Every day she lives with this. Not a lot of people understand what it’s like to be sick physically like this every day, but it’s the same thing for someone with a mental illness. Every day can be a struggle, especially if it goes untreated or mistreated.
If you can’t understand it yet, think about a person with cancer, going through the struggle every day of having a tumor embedded somewhere in their body. Maybe surgery is too risky or not an option, maybe chemotherapy isn’t helping. Maybe it is helping, but the process is still dreadful. Consider a physically disabled person. Someone who spends their life in a wheelchair. Someone paralyzed from an accident. It’s a struggle every day, just like it is for someone with a mental illness.
Some people think mental illnesses are ridiculous. “Mood swings? Maybe it’s just her time of the month.” Very funny. And offensive. And I don’t get offended easily. Bipolar Disorder is not just a little unnecessary anger. It’s a real disease. It can be scary at times. And it’s not just anger. It can be sadness, or a number of other things. It can be confusing, uncontrollable.
ADHD? “Well, maybe the subject is boring and that’s why you can’t pay attention.” Again, very funny. [Note the sarcasm, if you haven’t already.] And still offensive. I like to write. I like to collect stamps. I like to read. I like a wide array of things. But I can’t focus on any of them. I can’t stay focused on conversations with anyone. My mind is constantly running. Thoughts of what I have to do, who I have to call, are always spinning around. I can’t sleep at night. I lay awake thinking of things that have happened or could happen. Anxiety from it [or maybe separate from it] makes me cry, it makes my heart race. It makes me socially awkward. I can’t go outside unless I’m prepared. And by prepared, I mean that I have to open the door and look around to see if anyone’s around. If there is anyone around, I either wait for them to leave or spend ten minutes deciding what I’m going to say to them and planning responses to all possible questions they might ask. And whatever I say, I think about it for hours afterward wondering if I came across offensive or self-centered or mean or any combination of things. Then I wonder if I should apologize. Should I leave a note on their door? Should I knock on their door and tell them in person? Should I wait until I see them again? What if it’s not for two weeks? Is it too late to explain myself then? Do I even need to explain myself? And ’round and ’round the questions go.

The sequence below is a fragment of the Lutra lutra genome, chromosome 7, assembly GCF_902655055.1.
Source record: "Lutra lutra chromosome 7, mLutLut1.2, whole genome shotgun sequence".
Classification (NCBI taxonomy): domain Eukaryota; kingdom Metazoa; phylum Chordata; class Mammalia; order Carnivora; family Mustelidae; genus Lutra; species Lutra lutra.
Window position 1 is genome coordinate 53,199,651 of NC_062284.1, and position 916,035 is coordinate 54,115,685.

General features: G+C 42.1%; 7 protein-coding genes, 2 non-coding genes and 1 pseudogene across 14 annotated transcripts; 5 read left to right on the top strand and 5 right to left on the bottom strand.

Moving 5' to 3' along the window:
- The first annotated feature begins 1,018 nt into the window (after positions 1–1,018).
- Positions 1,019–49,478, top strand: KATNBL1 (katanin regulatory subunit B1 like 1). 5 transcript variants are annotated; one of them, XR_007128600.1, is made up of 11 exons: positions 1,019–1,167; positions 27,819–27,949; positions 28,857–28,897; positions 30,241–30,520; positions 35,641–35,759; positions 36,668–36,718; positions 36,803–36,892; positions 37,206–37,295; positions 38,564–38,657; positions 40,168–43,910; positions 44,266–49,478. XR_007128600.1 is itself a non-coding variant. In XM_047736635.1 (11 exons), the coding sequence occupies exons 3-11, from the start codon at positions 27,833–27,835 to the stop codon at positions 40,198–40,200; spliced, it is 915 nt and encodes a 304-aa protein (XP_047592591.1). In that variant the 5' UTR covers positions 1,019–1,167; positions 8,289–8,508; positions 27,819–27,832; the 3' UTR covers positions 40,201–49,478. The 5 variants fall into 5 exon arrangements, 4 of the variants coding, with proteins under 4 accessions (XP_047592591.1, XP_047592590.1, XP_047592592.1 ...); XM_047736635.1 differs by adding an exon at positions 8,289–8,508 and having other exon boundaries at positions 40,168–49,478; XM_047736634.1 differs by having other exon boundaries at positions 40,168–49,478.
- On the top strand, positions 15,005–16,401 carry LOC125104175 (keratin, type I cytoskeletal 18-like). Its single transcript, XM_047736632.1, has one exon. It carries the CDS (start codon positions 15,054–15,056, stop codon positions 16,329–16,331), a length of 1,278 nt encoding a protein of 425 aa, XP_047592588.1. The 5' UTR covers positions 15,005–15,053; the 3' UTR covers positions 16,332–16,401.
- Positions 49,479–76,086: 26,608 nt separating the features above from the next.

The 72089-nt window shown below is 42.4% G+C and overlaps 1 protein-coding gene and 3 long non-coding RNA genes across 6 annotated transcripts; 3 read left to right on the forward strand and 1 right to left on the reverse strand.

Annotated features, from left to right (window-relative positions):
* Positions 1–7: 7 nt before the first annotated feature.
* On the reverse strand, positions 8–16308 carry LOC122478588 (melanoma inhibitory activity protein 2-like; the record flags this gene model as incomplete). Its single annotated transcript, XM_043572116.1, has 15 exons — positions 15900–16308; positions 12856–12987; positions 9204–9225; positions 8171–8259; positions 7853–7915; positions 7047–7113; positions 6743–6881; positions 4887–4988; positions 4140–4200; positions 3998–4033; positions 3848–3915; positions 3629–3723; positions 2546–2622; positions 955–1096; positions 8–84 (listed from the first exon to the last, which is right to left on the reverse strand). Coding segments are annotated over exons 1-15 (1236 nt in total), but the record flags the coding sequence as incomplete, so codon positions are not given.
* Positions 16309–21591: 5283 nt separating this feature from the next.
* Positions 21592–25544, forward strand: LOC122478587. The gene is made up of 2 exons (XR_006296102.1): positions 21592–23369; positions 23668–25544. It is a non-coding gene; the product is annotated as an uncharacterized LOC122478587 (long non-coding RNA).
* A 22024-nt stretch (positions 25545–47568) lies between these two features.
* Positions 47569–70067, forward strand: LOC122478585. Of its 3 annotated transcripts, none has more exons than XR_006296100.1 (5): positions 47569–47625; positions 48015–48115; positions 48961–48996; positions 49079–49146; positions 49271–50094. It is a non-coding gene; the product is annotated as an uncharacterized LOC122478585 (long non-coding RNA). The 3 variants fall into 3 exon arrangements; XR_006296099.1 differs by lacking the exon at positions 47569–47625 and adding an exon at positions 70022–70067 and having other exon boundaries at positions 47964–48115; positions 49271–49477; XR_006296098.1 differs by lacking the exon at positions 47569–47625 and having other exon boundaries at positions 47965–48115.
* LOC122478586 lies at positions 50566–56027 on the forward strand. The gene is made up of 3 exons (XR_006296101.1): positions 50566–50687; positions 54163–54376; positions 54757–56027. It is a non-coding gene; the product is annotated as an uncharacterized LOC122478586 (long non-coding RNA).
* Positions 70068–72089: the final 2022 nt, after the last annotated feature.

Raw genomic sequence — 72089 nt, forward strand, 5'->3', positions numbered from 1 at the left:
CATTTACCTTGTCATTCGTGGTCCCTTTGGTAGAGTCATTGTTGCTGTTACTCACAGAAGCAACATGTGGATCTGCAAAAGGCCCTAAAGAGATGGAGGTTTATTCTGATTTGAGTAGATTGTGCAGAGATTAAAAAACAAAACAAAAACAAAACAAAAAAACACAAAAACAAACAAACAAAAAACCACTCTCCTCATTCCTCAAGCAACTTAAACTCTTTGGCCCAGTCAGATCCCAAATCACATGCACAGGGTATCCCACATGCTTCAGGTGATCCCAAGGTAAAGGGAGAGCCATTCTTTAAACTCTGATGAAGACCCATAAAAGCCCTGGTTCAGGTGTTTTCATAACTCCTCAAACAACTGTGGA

So the next time you want to make fun of someone for an illness they may suffer from, consider what it would be like for yourself. Consider what it would be like to have something that you have no control over. Before you wonder why someone seems odd, consider if they’re nervous or suffer from anxiety and perhaps don’t know what to say and don’t want to make a fool of themselves. Don’t judge them. You don’t have to make friends if you don’t want to, but be nice. It’ll come back to you in the end; that’s what karma is all about.